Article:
Oedipus story is, perhaps, one of the most confusing tales ever told; one cannot know as to whether what befell the character was meant to be or his own doing. Antigone, his daughter, attributes his suffering to a curse; however, the big question is not whether it was a curse, it is a question as to whether he deserved his pain. In a bid to find answers to the question, one has to find out whether Oedipus could reverse his fate or it was inevitable. What is more, one has to identify the exact suffering that befell Oedipus before they can relate it to what the fictional character did. The article, Antigone, provides answers to all the questions revolving around Oedipus suffering; thus, its analysis would be of much essence towards identifying facts regarding the occurrences.
From the article, not only did Oedipus die but he was also hated, and his children died too; that is, his lineage perished. Ismene states, Oedipus died, everyone hating him (Fitts and Fitzgerald). From her statement, it is clear that Oedipus had lost the influence he had on his people at the time of his death. Having been a king, people must have liked him; however, that popularity perished, and at the time of his death, many people did not like him. Antigone, on the other hand, acknowledges the death of their brothers, Eteocles and Polyneices. Ismene emphasizes on Antigones claims by stating that the two brothers killed each other; so, two sisters lost two brothers (Fitts and Fitzgerald). That implies that Oedipus two sons died too after him. Antigone is sentenced to death for performing a ritual for her dead brother. Therefore, Oedipuss lineage perishes in the story.
Point to consider, the article terms what happened to Oedipus as a curse. Antigone tells her sister, we had already suffered enough For the curse on Oedipus (Fitts and Fitzgerald). From that line, it is clear that Antigone is aware of the fact that there is a curse that is affecting her family, and the curse was imposed on her father. Further, the piece explains that curses do not just occur on people; they come due to human folly such as pride. For example, Teiresias uses the term curse to warn the king of his actions; as in, And curses will be hurled at you from far Cities (Fitts and Fitzgerald). Elsewhere, Kreon admits that a curse should be on him because he is guilty of having murdered his son and wife. So, in other words, Antigone shows that curses only come in cases where one has done something wrong. Thus, it would be right to claim that Oedipus erred to deserve what befell him.
Looking at the circumstances that led to the curse, one realizes that Oedipus not only killed his father but also married his mother. Ismene says, His mother and wife at once to show that her father married his mother (Fitts and Fitzgerald). That is, Ismenes mother was her grandmother. According to Antigone, the act of her father marrying her grandmother, thereby becoming a father and brother at the same time, is rather unimaginable; therefore, there is a curse on all children born to the two (Fitts and Fitzgerald). Essentially, the fact that Oedipus takes over his fathers wife acts as evidence for the struggle that occurred between him and the late king. Though not documented in Dudley and Roberts article, Oedipus is responsible for the death of his father. Such an act was wrong, and it was worth attracting the curse that his daughters talk about.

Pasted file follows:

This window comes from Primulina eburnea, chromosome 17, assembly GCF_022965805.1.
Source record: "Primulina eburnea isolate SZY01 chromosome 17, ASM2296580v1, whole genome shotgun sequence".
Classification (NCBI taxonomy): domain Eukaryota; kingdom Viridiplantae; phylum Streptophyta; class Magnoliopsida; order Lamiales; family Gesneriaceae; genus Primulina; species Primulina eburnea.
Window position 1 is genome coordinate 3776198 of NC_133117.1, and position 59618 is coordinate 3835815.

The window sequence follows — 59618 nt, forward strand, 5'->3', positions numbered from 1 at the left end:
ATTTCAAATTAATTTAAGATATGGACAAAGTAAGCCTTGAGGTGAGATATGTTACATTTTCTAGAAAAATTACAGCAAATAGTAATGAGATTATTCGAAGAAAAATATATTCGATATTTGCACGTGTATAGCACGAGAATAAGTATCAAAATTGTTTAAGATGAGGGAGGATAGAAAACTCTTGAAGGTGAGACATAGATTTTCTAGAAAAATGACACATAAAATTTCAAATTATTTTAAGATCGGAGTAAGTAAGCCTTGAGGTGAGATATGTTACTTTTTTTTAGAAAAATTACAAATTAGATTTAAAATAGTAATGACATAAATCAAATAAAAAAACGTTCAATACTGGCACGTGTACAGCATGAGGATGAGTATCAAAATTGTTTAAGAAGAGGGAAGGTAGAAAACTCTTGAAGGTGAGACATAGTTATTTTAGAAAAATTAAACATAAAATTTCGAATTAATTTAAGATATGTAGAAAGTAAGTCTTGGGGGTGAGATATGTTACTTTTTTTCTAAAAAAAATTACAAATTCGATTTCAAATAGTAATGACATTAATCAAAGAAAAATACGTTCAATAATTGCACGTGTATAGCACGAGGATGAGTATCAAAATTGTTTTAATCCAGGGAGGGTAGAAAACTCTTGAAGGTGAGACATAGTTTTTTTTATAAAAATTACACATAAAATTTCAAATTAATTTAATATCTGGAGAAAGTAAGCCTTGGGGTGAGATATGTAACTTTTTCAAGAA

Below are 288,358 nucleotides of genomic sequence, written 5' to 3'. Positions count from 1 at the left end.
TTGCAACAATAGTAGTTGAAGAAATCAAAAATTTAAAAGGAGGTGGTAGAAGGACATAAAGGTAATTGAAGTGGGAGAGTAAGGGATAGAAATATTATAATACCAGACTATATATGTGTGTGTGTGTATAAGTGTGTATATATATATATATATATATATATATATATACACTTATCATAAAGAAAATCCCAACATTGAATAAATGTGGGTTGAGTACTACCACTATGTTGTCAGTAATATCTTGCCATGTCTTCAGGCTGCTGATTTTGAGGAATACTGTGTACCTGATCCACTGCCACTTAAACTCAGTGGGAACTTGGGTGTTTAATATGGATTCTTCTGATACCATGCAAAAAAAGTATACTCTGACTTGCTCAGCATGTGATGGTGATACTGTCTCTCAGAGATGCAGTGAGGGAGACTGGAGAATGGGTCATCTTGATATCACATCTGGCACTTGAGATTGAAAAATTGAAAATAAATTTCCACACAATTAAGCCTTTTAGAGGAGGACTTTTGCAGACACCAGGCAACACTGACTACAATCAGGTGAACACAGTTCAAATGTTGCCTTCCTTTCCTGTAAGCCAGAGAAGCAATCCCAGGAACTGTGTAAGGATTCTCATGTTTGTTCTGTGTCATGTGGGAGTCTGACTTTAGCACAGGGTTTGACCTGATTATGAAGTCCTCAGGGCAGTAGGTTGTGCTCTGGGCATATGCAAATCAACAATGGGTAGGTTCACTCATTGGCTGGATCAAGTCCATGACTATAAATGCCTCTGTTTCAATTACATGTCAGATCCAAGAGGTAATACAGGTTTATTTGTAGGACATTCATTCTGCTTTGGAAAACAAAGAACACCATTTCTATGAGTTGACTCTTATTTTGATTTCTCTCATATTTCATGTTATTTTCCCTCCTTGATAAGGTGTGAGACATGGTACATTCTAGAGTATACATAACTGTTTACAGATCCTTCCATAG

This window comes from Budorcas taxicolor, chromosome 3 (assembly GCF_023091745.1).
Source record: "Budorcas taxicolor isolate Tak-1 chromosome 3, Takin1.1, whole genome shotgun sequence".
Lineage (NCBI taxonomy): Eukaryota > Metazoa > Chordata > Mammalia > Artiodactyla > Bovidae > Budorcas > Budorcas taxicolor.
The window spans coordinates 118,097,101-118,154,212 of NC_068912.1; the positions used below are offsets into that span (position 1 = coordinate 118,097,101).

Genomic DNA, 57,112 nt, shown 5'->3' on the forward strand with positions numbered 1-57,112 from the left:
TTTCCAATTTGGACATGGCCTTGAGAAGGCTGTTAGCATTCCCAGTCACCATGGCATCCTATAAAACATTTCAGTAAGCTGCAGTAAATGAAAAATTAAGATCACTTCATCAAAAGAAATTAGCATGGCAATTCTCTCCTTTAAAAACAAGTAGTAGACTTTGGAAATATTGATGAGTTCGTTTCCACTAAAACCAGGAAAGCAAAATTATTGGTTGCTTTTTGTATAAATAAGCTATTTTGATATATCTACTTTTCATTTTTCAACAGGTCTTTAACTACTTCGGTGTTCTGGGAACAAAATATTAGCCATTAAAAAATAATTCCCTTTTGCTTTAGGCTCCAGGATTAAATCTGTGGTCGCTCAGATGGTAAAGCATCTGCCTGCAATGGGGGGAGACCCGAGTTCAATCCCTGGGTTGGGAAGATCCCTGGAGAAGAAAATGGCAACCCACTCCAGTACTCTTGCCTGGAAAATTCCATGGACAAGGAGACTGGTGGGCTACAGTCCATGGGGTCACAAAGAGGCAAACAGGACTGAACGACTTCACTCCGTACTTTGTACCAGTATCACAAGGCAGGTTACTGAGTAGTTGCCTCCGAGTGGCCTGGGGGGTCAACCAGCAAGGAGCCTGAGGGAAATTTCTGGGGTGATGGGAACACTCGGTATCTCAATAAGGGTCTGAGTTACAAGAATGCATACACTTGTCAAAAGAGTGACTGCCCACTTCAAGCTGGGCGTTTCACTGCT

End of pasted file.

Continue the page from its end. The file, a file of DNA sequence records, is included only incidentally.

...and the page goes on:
Since Oedipus committed evil that attracted the curse, it could be said that he controlled his destiny. Choragos states, Like father, like daughter: both headstrong, deaf to reason! to imply that Antigone was behaving as her father did before his downfall (Fitts and Fitzgerald). Ideally, that statement suggests that Oedipus defied pieces of advice from people like Choragos just in the same way Antigone does against her sisters plea. Further, the statement shows that Oedipus failure to reason was the main cause of the curse that befell him and his family. For instance, his marriage to his mother is unheard of, and her daughter acknowledges that; however, Oedipus stubborn nature might blind him. In other words, Choragos explains that Oedipus could have controlled his fate. Maybe, by giving a listening ear to the people around him, he would not have married his mother. Therefore, the character had the chance to make things right, but he chose a way that only led to his curse.
Conclusively, Antigone has provided sufficient information to identify whether Oedipus fate was natural or his making. From the article, it is clear that the characters life became miserable because of a curse that he deserved. Being that he killed his father and committed incest with his mother, there is no doubt that Oedipus earned the curse. Worse still, he did all that despite the advice he got from his close associates; henceforth, his blasphemy was due to pure negligence and arrogance, and he had the power to make things right from the beginning but failed to.
Fitts, Dudley and Robert Fitzgerald. Antigone. Sophocles, 441 BC.
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